The next will be Germany. Since strong Germany is met with suspicion that it’ll start a new world war, generations of German politicians served interests of any other country but their own. Later generation served russian interests—just look at Gazprom Schröder and Angela “Germany can’t get rid of dependency from russian gas” Merkel. With this option being no longer acceptable, the current chancellor seems to have switched to serve China instead (see the recent scandal with selling Hamburg port to them). Equally German military forces are a laughing matter: remember how a good deal of the munitions from their reserves they donated to Ukraine turned out past its due date or defective? remember how they increased military spendings last March to an unprecedented amount and failed to spend those money on anything? remember the recent performance of Puma IFVs? Sometimes I think the current German stance about giving Ukraine its military technologies is caused not by the notion “we can’t have Nazism so let’s enjoy russia practising it like a good student” but rather by the potential fear that their technologies may be not working at all. I’d also name the other factor responsible for the current situation: not performing a lustration and banning socialism after reuniting with GDR (Ukraine paid dearly for the same mistake).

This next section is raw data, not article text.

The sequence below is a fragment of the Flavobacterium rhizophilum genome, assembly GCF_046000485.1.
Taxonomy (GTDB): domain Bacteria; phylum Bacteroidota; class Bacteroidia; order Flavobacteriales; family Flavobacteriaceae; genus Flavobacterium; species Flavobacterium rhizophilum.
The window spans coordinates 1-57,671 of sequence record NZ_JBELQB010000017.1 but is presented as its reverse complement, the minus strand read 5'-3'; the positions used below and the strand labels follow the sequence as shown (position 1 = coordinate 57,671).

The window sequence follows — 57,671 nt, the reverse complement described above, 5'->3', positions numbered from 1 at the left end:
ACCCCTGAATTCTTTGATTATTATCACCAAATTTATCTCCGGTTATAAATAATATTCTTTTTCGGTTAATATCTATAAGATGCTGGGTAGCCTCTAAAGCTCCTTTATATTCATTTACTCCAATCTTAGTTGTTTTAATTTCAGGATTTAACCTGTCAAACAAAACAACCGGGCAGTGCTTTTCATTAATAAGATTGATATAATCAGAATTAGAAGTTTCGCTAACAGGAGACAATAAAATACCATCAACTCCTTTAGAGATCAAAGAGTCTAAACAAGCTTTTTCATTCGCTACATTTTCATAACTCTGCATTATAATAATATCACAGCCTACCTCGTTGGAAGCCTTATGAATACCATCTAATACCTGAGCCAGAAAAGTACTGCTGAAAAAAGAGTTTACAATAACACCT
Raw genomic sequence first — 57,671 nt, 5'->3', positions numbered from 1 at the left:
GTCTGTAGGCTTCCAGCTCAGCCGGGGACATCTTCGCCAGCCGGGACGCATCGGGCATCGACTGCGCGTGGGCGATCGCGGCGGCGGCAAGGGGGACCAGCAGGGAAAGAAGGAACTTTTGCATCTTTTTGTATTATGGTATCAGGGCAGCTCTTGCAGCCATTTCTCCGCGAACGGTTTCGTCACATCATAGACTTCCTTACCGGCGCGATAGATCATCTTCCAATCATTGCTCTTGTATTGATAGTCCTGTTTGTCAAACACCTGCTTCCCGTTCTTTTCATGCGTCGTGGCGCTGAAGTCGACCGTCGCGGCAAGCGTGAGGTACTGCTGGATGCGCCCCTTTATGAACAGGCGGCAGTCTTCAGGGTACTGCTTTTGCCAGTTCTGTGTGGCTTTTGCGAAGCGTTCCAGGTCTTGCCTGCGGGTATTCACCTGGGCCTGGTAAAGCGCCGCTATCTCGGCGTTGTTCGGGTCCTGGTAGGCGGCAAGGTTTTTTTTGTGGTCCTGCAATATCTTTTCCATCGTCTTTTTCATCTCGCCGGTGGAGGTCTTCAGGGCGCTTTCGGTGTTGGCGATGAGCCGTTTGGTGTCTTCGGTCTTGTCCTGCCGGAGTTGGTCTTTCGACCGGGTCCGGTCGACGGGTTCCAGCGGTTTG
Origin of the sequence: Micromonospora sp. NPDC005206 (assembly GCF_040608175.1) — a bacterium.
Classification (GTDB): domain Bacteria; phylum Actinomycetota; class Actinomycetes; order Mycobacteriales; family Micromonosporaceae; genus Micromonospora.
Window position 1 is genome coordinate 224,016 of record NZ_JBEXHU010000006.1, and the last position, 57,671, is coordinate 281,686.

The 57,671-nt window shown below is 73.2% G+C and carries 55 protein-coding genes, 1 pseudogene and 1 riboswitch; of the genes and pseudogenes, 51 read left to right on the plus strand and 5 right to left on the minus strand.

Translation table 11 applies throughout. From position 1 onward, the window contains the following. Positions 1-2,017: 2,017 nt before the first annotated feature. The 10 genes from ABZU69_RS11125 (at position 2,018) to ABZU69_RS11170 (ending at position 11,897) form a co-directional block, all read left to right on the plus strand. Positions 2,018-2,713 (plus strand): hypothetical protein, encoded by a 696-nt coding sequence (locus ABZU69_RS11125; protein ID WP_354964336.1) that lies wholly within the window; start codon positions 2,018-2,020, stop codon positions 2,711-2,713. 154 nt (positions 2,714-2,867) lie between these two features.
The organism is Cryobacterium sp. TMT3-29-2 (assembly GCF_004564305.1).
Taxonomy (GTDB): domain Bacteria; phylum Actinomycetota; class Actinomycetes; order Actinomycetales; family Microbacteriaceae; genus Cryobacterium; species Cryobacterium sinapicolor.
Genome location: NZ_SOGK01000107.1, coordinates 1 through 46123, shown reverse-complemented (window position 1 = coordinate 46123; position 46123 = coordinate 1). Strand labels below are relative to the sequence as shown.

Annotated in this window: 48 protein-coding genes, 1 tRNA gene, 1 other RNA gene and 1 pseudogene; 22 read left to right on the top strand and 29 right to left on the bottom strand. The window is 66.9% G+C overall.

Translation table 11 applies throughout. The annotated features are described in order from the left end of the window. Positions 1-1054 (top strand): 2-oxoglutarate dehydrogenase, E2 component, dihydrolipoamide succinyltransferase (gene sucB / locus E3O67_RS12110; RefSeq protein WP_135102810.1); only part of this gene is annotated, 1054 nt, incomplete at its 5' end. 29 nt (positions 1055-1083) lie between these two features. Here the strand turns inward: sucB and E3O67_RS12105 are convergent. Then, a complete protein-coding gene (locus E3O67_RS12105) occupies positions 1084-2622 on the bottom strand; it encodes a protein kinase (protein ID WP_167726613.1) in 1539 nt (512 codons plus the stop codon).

And speaking about no lustration or banning socialism, we have Austria. After 1945 this homeland of putin’s spiritual father pretended to be a victim and stayed “neutral”. While Germany had trials for Nazis, Austria let its own live in peace for the rest of their lives. No wonder that high Austrian officials could be bought by russians (well, I hope they were bought and not simply shared the same ideology) to the point that Austrian state security worked directly in russian interests. At least they sometimes correct their mistakes.

Another “neutral” state would be Switzerland. On the one hand they try to avoid direct involvement in all conflicts, hence their law for forbidding transferring their military equipment to the fighting parties. On the other hand they are not above profiting from a trade with various parties (and thanks to the lax export control their military technologies end up in russia). I also joke that they’ll readily recall all their military stuff as soon as the country possessing them gets involved in a conflict. But a decade or two ago their banks lost the reputation of safe heavens for various criminals (thanks to the pressure from USA and data leaks), probably their neutrality will not remain the same for long either.